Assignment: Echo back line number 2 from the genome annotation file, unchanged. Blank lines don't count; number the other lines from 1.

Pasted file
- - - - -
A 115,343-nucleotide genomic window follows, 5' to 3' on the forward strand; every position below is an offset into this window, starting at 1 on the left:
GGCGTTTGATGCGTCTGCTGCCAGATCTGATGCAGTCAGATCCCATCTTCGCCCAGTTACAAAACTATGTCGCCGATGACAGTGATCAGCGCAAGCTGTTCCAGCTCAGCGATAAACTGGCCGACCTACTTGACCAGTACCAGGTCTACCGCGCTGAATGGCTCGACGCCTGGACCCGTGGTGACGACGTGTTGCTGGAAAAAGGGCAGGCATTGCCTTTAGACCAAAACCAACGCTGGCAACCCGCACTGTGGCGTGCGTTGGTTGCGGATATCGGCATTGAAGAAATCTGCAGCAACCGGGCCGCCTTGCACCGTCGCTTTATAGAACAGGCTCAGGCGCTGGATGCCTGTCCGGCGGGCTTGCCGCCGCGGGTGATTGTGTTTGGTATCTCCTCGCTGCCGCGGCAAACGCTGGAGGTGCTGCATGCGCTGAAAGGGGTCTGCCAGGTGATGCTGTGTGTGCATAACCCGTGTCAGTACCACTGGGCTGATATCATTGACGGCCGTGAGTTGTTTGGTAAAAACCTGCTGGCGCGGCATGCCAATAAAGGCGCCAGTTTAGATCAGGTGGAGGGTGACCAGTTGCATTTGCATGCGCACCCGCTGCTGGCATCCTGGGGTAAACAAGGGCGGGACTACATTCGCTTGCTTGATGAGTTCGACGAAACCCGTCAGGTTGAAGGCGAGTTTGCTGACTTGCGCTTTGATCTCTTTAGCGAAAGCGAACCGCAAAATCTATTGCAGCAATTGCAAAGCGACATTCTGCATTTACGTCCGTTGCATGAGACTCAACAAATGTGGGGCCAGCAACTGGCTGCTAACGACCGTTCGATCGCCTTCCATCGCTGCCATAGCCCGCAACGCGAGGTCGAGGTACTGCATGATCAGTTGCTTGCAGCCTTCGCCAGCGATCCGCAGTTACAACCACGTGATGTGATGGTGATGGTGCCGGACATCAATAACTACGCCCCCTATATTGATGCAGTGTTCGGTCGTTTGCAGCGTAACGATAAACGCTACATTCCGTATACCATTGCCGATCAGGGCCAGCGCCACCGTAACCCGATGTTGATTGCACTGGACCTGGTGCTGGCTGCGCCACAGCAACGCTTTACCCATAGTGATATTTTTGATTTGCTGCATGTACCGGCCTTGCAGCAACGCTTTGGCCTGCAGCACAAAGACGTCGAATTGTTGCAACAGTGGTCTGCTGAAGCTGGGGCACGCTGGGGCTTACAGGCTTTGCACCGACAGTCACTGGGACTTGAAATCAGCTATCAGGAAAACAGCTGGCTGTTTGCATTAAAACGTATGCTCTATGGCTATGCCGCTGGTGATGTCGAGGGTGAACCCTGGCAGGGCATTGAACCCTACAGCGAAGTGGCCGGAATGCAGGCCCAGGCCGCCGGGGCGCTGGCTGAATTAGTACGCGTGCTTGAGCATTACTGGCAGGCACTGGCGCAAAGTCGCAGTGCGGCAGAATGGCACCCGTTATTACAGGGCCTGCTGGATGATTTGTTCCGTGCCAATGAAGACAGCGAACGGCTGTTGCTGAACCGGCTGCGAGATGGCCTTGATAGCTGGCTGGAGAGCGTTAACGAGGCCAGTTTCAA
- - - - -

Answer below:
GGCGTTTGATGCGTCTGCTGCCAGATCTGATGCAGTCAGATCCCATCTTCGCCCAGTTACAAAACTATGTCGCCGATGACAGTGATCAGCGCAAGCTGTTCCAGCTCAGCGATAAACTGGCCGACCTACTTGACCAGTACCAGGTCTACCGCGCTGAATGGCTCGACGCCTGGACCCGTGGTGACGACGTGTTGCTGGAAAAAGGGCAGGCATTGCCTTTAGACCAAAACCAACGCTGGCAACCCGCACTGTGGCGTGCGTTGGTTGCGGATATCGGCATTGAAGAAATCTGCAGCAACCGGGCCGCCTTGCACCGTCGCTTTATAGAACAGGCTCAGGCGCTGGATGCCTGTCCGGCGGGCTTGCCGCCGCGGGTGATTGTGTTTGGTATCTCCTCGCTGCCGCGGCAAACGCTGGAGGTGCTGCATGCGCTGAAAGGGGTCTGCCAGGTGATGCTGTGTGTGCATAACCCGTGTCAGTACCACTGGGCTGATATCATTGACGGCCGTGAGTTGTTTGGTAAAAACCTGCTGGCGCGGCATGCCAATAAAGGCGCCAGTTTAGATCAGGTGGAGGGTGACCAGTTGCATTTGCATGCGCACCCGCTGCTGGCATCCTGGGGTAAACAAGGGCGGGACTACATTCGCTTGCTTGATGAGTTCGACGAAACCCGTCAGGTTGAAGGCGAGTTTGCTGACTTGCGCTTTGATCTCTTTAGCGAAAGCGAACCGCAAAATCTATTGCAGCAATTGCAAAGCGACATTCTGCATTTACGTCCGTTGCATGAGACTCAACAAATGTGGGGCCAGCAACTGGCTGCTAACGACCGTTCGATCGCCTTCCATCGCTGCCATAGCCCGCAACGCGAGGTCGAGGTACTGCATGATCAGTTGCTTGCAGCCTTCGCCAGCGATCCGCAGTTACAACCACGTGATGTGATGGTGATGGTGCCGGACATCAATAACTACGCCCCCTATATTGATGCAGTGTTCGGTCGTTTGCAGCGTAACGATAAACGCTACATTCCGTATACCATTGCCGATCAGGGCCAGCGCCACCGTAACCCGATGTTGATTGCACTGGACCTGGTGCTGGCTGCGCCACAGCAACGCTTTACCCATAGTGATATTTTTGATTTGCTGCATGTACCGGCCTTGCAGCAACGCTTTGGCCTGCAGCACAAAGACGTCGAATTGTTGCAACAGTGGTCTGCTGAAGCTGGGGCACGCTGGGGCTTACAGGCTTTGCACCGACAGTCACTGGGACTTGAAATCAGCTATCAGGAAAACAGCTGGCTGTTTGCATTAAAACGTATGCTCTATGGCTATGCCGCTGGTGATGTCGAGGGTGAACCCTGGCAGGGCATTGAACCCTACAGCGAAGTGGCCGGAATGCAGGCCCAGGCCGCCGGGGCGCTGGCTGAATTAGTACGCGTGCTTGAGCATTACTGGCAGGCACTGGCGCAAAGTCGCAGTGCGGCAGAATGGCACCCGTTATTACAGGGCCTGCTGGATGATTTGTTCCGTGCCAATGAAGACAGCGAACGGCTGTTGCTGAACCGGCTGCGAGATGGCCTTGATAGCTGGCTGGAGAGCGTTAACGAGGCCAGTTTCAA